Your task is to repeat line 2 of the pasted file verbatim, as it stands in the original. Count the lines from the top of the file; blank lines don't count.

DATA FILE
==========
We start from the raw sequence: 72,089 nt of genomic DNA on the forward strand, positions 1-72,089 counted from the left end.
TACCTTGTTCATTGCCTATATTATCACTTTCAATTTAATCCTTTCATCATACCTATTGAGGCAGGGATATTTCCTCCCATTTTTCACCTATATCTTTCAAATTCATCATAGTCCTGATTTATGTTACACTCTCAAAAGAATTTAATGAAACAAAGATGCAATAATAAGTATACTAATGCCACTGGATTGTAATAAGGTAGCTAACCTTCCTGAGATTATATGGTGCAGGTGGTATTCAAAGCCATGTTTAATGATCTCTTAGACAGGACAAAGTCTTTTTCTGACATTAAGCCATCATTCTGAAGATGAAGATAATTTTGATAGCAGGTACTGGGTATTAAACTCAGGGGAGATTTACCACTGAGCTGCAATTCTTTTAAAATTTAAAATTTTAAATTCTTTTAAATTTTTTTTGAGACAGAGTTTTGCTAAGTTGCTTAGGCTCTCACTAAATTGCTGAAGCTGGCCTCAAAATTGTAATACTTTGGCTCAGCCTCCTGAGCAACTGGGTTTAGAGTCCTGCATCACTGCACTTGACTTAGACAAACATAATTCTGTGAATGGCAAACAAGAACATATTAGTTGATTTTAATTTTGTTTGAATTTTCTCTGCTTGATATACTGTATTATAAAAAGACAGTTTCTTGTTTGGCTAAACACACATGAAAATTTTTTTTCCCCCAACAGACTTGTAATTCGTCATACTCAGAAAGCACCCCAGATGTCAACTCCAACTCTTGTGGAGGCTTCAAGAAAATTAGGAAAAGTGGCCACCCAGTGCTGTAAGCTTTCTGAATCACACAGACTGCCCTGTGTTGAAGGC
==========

TACCTTGTTCATTGCCTATATTATCACTTTCAATTTAATCCTTTCATCATACCTATTGAGGCAGGGATATTTCCTCCCATTTTTCACCTATATCTTTCAAATTCATCATAGTCCTGATTTATGTTACACTCTCAAAAGAATTTAATGAAACAAAGATGCAATAATAAGTATACTAATGCCACTGGATTGTAATAAGGTAGCTAACCTTCCTGAGATTATATGGTGCAGGTGGTATTCAAAGCCATGTTTAATGATCTCTTAGACAGGACAAAGTCTTTTTCTGACATTAAGCCATCATTCTGAAGATGAAGATAATTTTGATAGCAGGTACTGGGTATTAAACTCAGGGGAGATTTACCACTGAGCTGCAATTCTTTTAAAATTTAAAATTTTAAATTCTTTTAAATTTTTTTTGAGACAGAGTTTTGCTAAGTTGCTTAGGCTCTCACTAAATTGCTGAAGCTGGCCTCAAAATTGTAATACTTTGGCTCAGCCTCCTGAGCAACTGGGTTTAGAGTCCTGCATCACTGCACTTGACTTAGACAAACATAATTCTGTGAATGGCAAACAAGAACATATTAGTTGATTTTAATTTTGTTTGAATTTTCTCTGCTTGATATACTGTATTATAAAAAGACAGTTTCTTGTTTGGCTAAACACACATGAAAATTTTTTTTCCCCCAACAGACTTGTAATTCGTCATACTCAGAAAGCACCCCAGATGTCAACTCCAACTCTTGTGGAGGCTTCAAGAAAATTAGGAAAAGTGGCCACCCAGTGCTGTAAGCTTTCTGAATCACACAGACTGCCCTGTGTTGAAGGC